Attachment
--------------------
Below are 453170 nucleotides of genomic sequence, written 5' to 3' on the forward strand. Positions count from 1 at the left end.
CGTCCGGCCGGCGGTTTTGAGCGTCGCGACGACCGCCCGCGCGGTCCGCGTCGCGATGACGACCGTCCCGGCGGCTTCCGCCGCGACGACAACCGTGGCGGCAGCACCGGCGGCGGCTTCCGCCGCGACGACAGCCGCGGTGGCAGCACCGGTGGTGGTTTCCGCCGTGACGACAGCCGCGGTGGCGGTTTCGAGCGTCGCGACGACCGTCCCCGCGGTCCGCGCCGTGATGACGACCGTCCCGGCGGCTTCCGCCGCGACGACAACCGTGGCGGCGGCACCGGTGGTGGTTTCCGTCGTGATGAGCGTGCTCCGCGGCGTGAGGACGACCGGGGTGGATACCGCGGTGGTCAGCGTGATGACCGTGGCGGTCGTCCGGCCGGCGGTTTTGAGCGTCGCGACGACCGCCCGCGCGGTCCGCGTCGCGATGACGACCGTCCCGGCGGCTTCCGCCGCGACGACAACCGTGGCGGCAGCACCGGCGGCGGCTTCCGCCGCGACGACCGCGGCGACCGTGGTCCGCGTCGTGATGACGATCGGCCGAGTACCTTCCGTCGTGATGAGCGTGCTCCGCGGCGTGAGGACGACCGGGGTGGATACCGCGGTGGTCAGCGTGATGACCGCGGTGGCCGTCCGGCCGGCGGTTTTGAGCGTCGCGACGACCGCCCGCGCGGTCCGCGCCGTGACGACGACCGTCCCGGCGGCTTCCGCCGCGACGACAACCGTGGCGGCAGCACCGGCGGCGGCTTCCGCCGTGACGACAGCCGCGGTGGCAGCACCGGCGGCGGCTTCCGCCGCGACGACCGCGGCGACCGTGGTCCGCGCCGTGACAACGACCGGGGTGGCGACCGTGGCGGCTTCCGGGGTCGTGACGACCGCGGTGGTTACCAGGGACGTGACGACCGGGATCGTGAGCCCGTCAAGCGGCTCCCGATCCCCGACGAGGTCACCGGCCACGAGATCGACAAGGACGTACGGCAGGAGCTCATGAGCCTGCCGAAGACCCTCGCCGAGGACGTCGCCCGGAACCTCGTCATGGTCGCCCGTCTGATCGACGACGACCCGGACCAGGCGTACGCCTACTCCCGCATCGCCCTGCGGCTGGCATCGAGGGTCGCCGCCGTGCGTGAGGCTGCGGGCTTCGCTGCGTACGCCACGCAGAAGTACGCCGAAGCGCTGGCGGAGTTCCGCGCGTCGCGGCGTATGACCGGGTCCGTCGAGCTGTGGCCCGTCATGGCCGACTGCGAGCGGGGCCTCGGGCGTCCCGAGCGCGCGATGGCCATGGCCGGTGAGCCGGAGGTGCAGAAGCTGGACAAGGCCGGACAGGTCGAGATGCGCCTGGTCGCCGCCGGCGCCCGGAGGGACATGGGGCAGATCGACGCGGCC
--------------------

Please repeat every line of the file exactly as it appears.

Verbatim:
Below are 453170 nucleotides of genomic sequence, written 5' to 3' on the forward strand. Positions count from 1 at the left end.
CGTCCGGCCGGCGGTTTTGAGCGTCGCGACGACCGCCCGCGCGGTCCGCGTCGCGATGACGACCGTCCCGGCGGCTTCCGCCGCGACGACAACCGTGGCGGCAGCACCGGCGGCGGCTTCCGCCGCGACGACAGCCGCGGTGGCAGCACCGGTGGTGGTTTCCGCCGTGACGACAGCCGCGGTGGCGGTTTCGAGCGTCGCGACGACCGTCCCCGCGGTCCGCGCCGTGATGACGACCGTCCCGGCGGCTTCCGCCGCGACGACAACCGTGGCGGCGGCACCGGTGGTGGTTTCCGTCGTGATGAGCGTGCTCCGCGGCGTGAGGACGACCGGGGTGGATACCGCGGTGGTCAGCGTGATGACCGTGGCGGTCGTCCGGCCGGCGGTTTTGAGCGTCGCGACGACCGCCCGCGCGGTCCGCGTCGCGATGACGACCGTCCCGGCGGCTTCCGCCGCGACGACAACCGTGGCGGCAGCACCGGCGGCGGCTTCCGCCGCGACGACCGCGGCGACCGTGGTCCGCGTCGTGATGACGATCGGCCGAGTACCTTCCGTCGTGATGAGCGTGCTCCGCGGCGTGAGGACGACCGGGGTGGATACCGCGGTGGTCAGCGTGATGACCGCGGTGGCCGTCCGGCCGGCGGTTTTGAGCGTCGCGACGACCGCCCGCGCGGTCCGCGCCGTGACGACGACCGTCCCGGCGGCTTCCGCCGCGACGACAACCGTGGCGGCAGCACCGGCGGCGGCTTCCGCCGTGACGACAGCCGCGGTGGCAGCACCGGCGGCGGCTTCCGCCGCGACGACCGCGGCGACCGTGGTCCGCGCCGTGACAACGACCGGGGTGGCGACCGTGGCGGCTTCCGGGGTCGTGACGACCGCGGTGGTTACCAGGGACGTGACGACCGGGATCGTGAGCCCGTCAAGCGGCTCCCGATCCCCGACGAGGTCACCGGCCACGAGATCGACAAGGACGTACGGCAGGAGCTCATGAGCCTGCCGAAGACCCTCGCCGAGGACGTCGCCCGGAACCTCGTCATGGTCGCCCGTCTGATCGACGACGACCCGGACCAGGCGTACGCCTACTCCCGCATCGCCCTGCGGCTGGCATCGAGGGTCGCCGCCGTGCGTGAGGCTGCGGGCTTCGCTGCGTACGCCACGCAGAAGTACGCCGAAGCGCTGGCGGAGTTCCGCGCGTCGCGGCGTATGACCGGGTCCGTCGAGCTGTGGCCCGTCATGGCCGACTGCGAGCGGGGCCTCGGGCGTCCCGAGCGCGCGATGGCCATGGCCGGTGAGCCGGAGGTGCAGAAGCTGGACAAGGCCGGACAGGTCGAGATGCGCCTGGTCGCCGCCGGCGCCCGGAGGGACATGGGGCAGATCGACGCGGCC